Sam Brown

How to stay sane when freelancing from home

Freelancing from home can be a lonesome job fraught with a multitude of interruptions and distractions but with the right setup and a bit of discipline it can be a very enjoyable and fun environment to work in. Here are some of my top tips to help keep yourself sane and help you be the best work from home freelancers around.

The all important setup

By far the most important part of a freelancers repertoire is their setup. Studies have shown that using a single desk for working on and only working on massively improves productivity due to the mind being in the right zone at the right time. You shouldn’t eat at your work desk, play computer games, watch movies or anything that isn’t work – keep it strictly business.


Make sure you have a solid desk at a good height, a proper chair with good support and for goodness sake make sure that you are sitting comfortably. You will likely be spending the majority of your day sitting there, it is so very easy to do long term damage by sitting to high or low, with your eyes not at the right level with your monitor or having bent wrists. Take care of yourself, get your sitting position sorted.

Make sure your working environment is distraction free, turn off the house phone and doorbell if you can – cold callers are a nightmare. Just because you are at home all day does not mean you should be booking in repairs or central heating checks to be made – sure, it’s convenient but it’ll do nothing for your productivity.

Exercise, get off your ass

I quickly found out that I would spend days after days locked up inside my house rarely venturing outside. Some top tips include walking around the block before and after work, walking home in the opposite direction can have a great psychological effect likewise putting your shoes on in the morning and taking them off again in the evening. Getting dressed up for work is known to work well although I find it much more comfortable to wear casual clothes.

Regular breaks are also a must, once an hour get up and have a wonder around – averting your gaze from your screen focusing at close and long distances also helps reduce eye fatigue. I try and head to the gym several times a week to help stay fit and active, it’s all too easy to sit around and be lazy.

Structure your day

One of the big perks of working for yourself and from home is the freedom to work where you want, when you want. You must however match that with some structure that works for you, I split my day up into 2 sizeable chunks, morning and afternoon with a lengthy break for lunch in between.

I often have several projects on-going at the same time, that’s what works best for me. I split my day into two, working morning and afternoon on different projects which really helps if you get stuck with a particular design problem, moving onto a new and completely different project is beneficial and you will often come back with a fresh perspective.

Check email hourly

Checking your email every 5 or 10 minutes is a proper productivity killer, I have mine set to check once an hour which is normally when I take a short break which works nicely. That’s not to say you can’t manually check it during the hour if you are waiting for something specific. My top productivity tip? Turn off Twitter when you’re working. ;)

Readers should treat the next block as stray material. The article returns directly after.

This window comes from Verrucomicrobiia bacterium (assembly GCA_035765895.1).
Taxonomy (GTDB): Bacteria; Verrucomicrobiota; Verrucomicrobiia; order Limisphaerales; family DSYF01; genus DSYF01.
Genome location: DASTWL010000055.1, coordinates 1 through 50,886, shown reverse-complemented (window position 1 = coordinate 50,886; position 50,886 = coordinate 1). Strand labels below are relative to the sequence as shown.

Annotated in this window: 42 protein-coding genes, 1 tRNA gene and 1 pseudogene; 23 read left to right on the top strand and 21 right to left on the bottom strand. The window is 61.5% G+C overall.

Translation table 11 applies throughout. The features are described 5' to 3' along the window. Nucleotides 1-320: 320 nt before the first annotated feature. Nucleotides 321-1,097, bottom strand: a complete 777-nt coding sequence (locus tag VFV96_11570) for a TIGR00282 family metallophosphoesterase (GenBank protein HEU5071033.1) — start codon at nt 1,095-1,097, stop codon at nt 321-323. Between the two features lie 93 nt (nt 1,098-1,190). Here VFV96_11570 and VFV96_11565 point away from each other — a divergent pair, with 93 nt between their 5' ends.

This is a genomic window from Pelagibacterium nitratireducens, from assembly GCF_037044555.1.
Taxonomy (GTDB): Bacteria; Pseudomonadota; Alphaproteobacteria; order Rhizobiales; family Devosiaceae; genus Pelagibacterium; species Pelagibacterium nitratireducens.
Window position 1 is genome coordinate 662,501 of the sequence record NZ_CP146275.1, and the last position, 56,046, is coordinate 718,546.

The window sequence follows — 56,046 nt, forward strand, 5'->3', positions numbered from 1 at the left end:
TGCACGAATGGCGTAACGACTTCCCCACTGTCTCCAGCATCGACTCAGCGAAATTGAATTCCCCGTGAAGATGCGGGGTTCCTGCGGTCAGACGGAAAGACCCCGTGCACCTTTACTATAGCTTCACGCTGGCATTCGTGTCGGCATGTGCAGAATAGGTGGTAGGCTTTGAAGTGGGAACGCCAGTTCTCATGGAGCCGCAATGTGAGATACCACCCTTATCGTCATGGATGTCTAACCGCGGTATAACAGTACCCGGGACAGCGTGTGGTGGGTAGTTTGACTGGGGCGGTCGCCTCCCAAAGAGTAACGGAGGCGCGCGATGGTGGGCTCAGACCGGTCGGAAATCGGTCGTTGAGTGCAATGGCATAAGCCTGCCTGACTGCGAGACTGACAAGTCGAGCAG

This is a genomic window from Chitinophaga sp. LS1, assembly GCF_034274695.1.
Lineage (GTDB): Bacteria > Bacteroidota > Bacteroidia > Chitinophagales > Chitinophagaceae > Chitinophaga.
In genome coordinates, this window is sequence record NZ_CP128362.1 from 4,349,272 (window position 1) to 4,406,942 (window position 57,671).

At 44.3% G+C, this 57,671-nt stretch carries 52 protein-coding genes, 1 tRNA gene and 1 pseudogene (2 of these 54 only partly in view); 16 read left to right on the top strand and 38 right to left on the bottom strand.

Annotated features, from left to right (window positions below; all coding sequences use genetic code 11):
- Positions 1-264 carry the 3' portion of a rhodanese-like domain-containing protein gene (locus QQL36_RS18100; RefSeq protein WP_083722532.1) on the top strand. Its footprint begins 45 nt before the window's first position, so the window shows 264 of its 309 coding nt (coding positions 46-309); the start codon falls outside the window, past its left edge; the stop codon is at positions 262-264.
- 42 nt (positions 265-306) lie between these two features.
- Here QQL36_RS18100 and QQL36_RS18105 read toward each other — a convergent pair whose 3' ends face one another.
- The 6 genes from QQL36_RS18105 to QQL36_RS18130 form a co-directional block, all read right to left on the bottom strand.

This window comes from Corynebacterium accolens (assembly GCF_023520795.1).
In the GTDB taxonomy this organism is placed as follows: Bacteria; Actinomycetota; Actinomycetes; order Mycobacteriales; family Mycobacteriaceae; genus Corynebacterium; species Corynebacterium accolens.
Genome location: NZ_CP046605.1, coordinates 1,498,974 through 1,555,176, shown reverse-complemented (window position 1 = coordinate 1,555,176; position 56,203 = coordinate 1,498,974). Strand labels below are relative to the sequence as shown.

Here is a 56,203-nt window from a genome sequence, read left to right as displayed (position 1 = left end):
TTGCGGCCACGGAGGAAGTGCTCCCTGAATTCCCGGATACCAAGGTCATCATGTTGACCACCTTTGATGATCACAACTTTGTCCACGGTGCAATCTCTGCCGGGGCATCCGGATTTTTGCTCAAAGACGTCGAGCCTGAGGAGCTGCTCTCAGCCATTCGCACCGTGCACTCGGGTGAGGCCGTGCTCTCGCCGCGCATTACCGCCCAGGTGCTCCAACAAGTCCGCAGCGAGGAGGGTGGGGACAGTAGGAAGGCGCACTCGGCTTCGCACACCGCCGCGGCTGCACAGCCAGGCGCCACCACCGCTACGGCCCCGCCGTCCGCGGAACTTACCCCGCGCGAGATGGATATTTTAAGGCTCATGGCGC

Increase your rates yearly

With every year that passes you become a year more experienced at what you do, just like in big corporations that offer pay rises and incentives to people that work hard you should to. Not to mention the increases in cost of living that you must account for. Your rate is not a particularly easy number to work out and it will take a fair bit of time and quoting to get right, but once you do be sure to up them every year by a fair amount.

Meet-ups and conferences

Being part of a community is a truly worthwhile thing when you are a solo freelancer working from home, there is no denying it can be lonely and getting out of the house to meet real human beings is a treat!

Refresh Edinburgh

I regularly attend Refresh Edinburgh and as many conferences as I can through-out the year meeting up with many new and old faces. These events are a great way to interact with others in our industry and is also a great source of potential new business.

Being active on social networking sites isn’t something to be scoffed at either, Twitter or forums dedicated to particular products or topics you are interested in are always full of interesting and informative people. Just make sure to manage your time on these sites as they can quickly sap a day away.

The personal project

Everyone talks about this one and I shall too, it really is super important to be working on something other than client work, be it in your spare time or as a dedicated portion of your work week. I probably spend around about 20% of my time working on several personal projects, several have been quite successful earning myself a little recurring revenue allowing me to spend this time during the working week on them.

These side projects give you a great distraction from working with clients and also allow you to try out new styles or techniques that you might not be able to use in your every day work. This could even be working on a realign of your own website or portfolio, a blog or theme for a particular CMS, even wallpapers and icons are a great way to work your magic in a no nonsense, stress free way.

2010 is shaping up to be a great year and I plan to continue working from home and enjoying my days as much as possible working with some truly great clients and on some really exciting personal projects. I wish you all the best at doing the same.

Post a link to this on Twitter ↩


Ed Henderson 5 January 2010, 05:49 #1

Sensible, common sense advice. Thank you. I knew all this, but reading it written down like this makes it more authoritative.

Ted Goas 5 January 2010, 06:49 #2

As with Ed, these are great points to see written down. I enjoyed how you explained each, as well. I’d love to hear more thoughts about increasing rates annually and how to approach this.